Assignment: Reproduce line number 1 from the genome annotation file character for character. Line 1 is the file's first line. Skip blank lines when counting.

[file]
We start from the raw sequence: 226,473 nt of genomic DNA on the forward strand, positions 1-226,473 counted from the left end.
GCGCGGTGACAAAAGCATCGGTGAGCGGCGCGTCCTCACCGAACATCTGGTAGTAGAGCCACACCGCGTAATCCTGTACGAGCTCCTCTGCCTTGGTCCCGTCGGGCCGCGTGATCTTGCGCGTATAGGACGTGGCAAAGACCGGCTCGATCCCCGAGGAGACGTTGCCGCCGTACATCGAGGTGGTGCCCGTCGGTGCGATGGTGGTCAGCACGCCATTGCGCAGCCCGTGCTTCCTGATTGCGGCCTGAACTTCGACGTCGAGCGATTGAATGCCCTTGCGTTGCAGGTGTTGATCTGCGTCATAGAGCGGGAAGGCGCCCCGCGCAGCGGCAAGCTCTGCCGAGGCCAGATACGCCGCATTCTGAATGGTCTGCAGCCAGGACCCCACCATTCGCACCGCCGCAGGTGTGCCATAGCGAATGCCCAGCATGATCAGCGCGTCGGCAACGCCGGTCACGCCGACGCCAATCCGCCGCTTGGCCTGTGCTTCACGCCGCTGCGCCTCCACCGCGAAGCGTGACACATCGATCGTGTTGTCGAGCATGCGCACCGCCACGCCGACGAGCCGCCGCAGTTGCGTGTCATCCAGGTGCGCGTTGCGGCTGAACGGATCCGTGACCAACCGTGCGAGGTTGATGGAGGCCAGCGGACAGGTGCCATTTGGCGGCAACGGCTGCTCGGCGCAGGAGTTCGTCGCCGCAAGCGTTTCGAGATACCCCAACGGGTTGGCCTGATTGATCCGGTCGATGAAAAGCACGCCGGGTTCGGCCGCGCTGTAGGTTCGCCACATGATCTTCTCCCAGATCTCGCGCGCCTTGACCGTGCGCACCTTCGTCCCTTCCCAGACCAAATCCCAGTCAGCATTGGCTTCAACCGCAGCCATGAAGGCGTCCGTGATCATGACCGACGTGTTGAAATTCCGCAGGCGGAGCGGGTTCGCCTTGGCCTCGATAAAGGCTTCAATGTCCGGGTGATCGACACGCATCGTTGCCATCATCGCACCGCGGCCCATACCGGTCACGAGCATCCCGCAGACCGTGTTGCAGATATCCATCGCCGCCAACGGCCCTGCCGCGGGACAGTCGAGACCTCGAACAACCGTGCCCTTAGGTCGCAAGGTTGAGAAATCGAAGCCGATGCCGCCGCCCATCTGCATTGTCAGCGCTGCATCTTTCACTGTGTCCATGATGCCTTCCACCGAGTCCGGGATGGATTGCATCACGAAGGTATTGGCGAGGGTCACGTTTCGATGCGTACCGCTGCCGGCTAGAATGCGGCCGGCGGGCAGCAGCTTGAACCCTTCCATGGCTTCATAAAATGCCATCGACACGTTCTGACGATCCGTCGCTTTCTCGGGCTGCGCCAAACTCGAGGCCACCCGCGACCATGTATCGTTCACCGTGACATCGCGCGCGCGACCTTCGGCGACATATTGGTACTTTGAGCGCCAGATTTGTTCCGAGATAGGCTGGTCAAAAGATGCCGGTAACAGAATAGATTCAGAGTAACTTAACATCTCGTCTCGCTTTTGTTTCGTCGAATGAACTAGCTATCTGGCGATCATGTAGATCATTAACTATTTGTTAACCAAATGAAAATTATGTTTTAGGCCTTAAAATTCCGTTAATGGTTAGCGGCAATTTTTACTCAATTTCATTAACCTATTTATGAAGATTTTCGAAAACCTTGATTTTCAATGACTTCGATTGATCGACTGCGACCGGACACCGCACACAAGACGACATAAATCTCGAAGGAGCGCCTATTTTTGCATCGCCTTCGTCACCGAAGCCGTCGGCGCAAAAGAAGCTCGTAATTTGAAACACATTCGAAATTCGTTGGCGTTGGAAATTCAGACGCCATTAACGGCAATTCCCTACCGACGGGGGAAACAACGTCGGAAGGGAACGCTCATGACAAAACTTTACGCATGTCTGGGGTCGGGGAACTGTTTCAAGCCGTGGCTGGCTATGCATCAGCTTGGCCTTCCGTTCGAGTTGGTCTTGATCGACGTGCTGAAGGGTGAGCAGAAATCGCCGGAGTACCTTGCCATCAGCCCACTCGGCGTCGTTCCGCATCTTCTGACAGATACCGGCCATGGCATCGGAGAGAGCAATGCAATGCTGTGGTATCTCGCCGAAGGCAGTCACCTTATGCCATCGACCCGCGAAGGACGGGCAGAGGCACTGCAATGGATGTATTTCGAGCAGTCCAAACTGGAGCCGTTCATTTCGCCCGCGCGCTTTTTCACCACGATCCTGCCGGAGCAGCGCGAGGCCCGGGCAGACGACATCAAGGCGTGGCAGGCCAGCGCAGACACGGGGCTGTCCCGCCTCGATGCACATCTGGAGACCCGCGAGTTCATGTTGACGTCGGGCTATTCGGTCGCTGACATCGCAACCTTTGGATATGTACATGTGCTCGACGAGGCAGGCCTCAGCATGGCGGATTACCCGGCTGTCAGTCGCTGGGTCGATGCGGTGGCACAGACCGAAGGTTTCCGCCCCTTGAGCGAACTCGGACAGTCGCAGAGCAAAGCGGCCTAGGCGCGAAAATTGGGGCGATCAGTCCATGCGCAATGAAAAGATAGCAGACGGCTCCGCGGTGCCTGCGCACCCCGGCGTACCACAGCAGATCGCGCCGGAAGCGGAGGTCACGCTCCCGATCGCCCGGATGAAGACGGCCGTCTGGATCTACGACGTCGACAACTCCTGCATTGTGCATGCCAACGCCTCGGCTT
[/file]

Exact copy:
We start from the raw sequence: 226,473 nt of genomic DNA on the forward strand, positions 1-226,473 counted from the left end.